There are many ways to create a plugin, and many pitfalls for an unwary developer. Here we describe the plugin development practices that will make the most of the Sponge API, setting sensible boundaries for the benefit of compatibility. This information may change and expand as the Sponge project matures.
Plugin Development Guidelines¶
The following guidelines have been prepared to aid Sponge plugin developers. It is not a definitive or comprehensive list, merely an attempt to detail some issues that are likely to arise during plugin development, and propose our best solutions.
We reserve the use of Sponge for official SpongePowered works. Please don’t use Sponge as part of your plugin name, unless (1) your plugin primarily concerns the Minecraft block “Sponge”, or (2) your plugin also has versions for other APIs (in which case you may append “for Sponge” to the title).
The Economy API is used to link economy plugins with other plugins that use the economy (i.e. shops). You can read about the Economy API here, which details everything you need to know about the API.
Anything to do with intercepting packets, or introducing custom items/blocks/entities/etc, is not planned to be part of the Sponge API. Note that using packets may be looking at the problem the wrong way, as there may be a solution achievable with the existing Sponge API. In some cases it may be possible to add whatever is needed to the Sponge API; otherwise, the alternative is to use the Forge API and create a Mod instead.
Using Forge or NMS Classes¶
We do not recommend working with Forge or Minecraft base classes at all, unless it is to provide compatibility with a mod for Sponge API. Most uses of NMS (net.minecraft.server) code in plugins do not fail gracefully, making troubleshooting very difficult. Maintaining NMS modifications is also more difficult than using the Sponge API. Mods that add to the Sponge API using code internals will have to specifically write an API, which does not rely on underlying Minecraft code, to be usable by Sponge plugins. However, plugins can be created that load separate “compatibility” modules to interact with the underlying implementation (SpongeForge or SpongeVanilla).
Plugins using implementation-specific code are very likely to break between versions, and should be clearly labelled as such wherever they are hosted. These may more appropriately labelled as “Mods”.
Mixins are specifically for transforming classes before other mods/plugins start. ForgeModLoader calls these mods “Coremods”. SpongeForge is a Coremod, and deploys mixins on startup. Mixins can be used by plugins, but be aware of the additional complexities involved.
Sponge plugins which leverage mixins may also be a considered core mods, based on content.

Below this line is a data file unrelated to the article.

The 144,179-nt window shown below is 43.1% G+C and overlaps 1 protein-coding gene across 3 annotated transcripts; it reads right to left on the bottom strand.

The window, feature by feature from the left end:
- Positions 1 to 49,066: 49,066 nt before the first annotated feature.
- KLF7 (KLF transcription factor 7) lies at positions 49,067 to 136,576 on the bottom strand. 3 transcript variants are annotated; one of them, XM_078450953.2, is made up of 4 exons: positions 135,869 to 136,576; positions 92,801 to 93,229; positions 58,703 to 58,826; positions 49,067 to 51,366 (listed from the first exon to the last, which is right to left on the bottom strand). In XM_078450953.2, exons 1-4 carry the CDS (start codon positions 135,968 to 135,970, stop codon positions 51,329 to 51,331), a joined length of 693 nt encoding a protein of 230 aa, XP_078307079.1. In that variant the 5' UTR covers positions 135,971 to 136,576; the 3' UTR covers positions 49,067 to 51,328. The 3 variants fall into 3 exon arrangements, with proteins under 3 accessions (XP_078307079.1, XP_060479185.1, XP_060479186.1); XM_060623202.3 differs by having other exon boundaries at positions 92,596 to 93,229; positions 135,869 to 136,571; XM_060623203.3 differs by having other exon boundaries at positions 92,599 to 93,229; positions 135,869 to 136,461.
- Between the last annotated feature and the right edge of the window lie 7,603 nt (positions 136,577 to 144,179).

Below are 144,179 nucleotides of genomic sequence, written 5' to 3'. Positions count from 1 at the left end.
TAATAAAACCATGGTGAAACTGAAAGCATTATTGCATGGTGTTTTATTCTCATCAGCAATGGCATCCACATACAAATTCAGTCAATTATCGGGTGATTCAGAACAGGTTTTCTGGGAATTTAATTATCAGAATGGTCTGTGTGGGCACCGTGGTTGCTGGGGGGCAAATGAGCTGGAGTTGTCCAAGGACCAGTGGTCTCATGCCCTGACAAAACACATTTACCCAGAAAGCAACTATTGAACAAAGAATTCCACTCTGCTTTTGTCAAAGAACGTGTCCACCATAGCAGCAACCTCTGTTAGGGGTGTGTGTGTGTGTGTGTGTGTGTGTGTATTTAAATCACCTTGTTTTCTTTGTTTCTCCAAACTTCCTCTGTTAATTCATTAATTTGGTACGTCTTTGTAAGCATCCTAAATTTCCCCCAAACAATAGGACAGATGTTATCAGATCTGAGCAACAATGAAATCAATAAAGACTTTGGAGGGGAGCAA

To use mixins in FML, it must be a coremod. The jar may also contain a Sponge plugin, so most properly the container is a “hybrid mod”.
To use mixins in SpongeVanilla, intentions must be declared in the manifest. SpongeVanilla then injects the mixins.
Having both types in a single jar is entirely possible. (Indeed, a single jar could easily contain a tweaker, FML mod, coremod, bukkit plugin, sponge plugin, and/or litemod.)
Some definitions may be helpful here.
- Tweak Mod (aka Tweaker)
a subsystem-level mod which hooks directly into the game using LaunchWrapper, usually used for ModSystems (eg. LiteLoader, FML) and stand-alone mods (eg. Optifine). Can interact with any aspect of the game environment directly. Generally breaks every version.
- Core Mod
has almost equivalent power of a Tweak Mod but must be bootstrapped by a ModSystem. Can interact with any aspect of the game environment directly. Generally breaks on every new Game version.
interacts with the game only via a ModSystem, the mod is exposed to game objects directly but will generally only hook into the game via hooks provided by the ModSystem. Generally breaks every major version of the Game (depending on features used). The term mod is also used as an umbrella term for anything which modifies the game, though for the sake of clarity we’ll use this definition.
interacts with the game only via an API, does not interact with game objects directly in any way, only leverages objects exposed by the API. Generally breaks only when the API is revised (and sometimes not even then).
It’s also important to distinguish the container from the contents. Issues with terminology tends to arise because a jar containing a mod tends to get referred to as a “mod”. Any plugin which is not fully decoupled via the API puts itself into the category of Mod. This type of “plugin” may be prevalent where there are shortcomings in an API.
Advantages of Hybrid Mods
A hybrid mod leverages both a plugin component which interacts via the API, and a mod (or even coremod) in the same package. This has the disadvantages of a mod (breaks every version) but also the power of a mod (can interact with the game directly) coupled with some of the benefits of a Plugin (high-level abstract access to the game, and can also interact with other plugins as a peer).
The primary benefit of this system is that the maintenance burden is reduced when updating the mod, because any features accessed via the API are likely to be much more stable.
This type of mod can be used to implement plugins whose needs overflow the capability of the API (in the case of a plugin which needs to leverage mixins for a particular feature); but can also be used for mods which want to leverage services afforded by the API (eg. a mod which wants to provide direct support for permissions or chat channels).
Unlike NMS-exploiting “plugins”, a hybrid mod makes its nature clear.
An explanation of how to communicate with other plugins, TBA.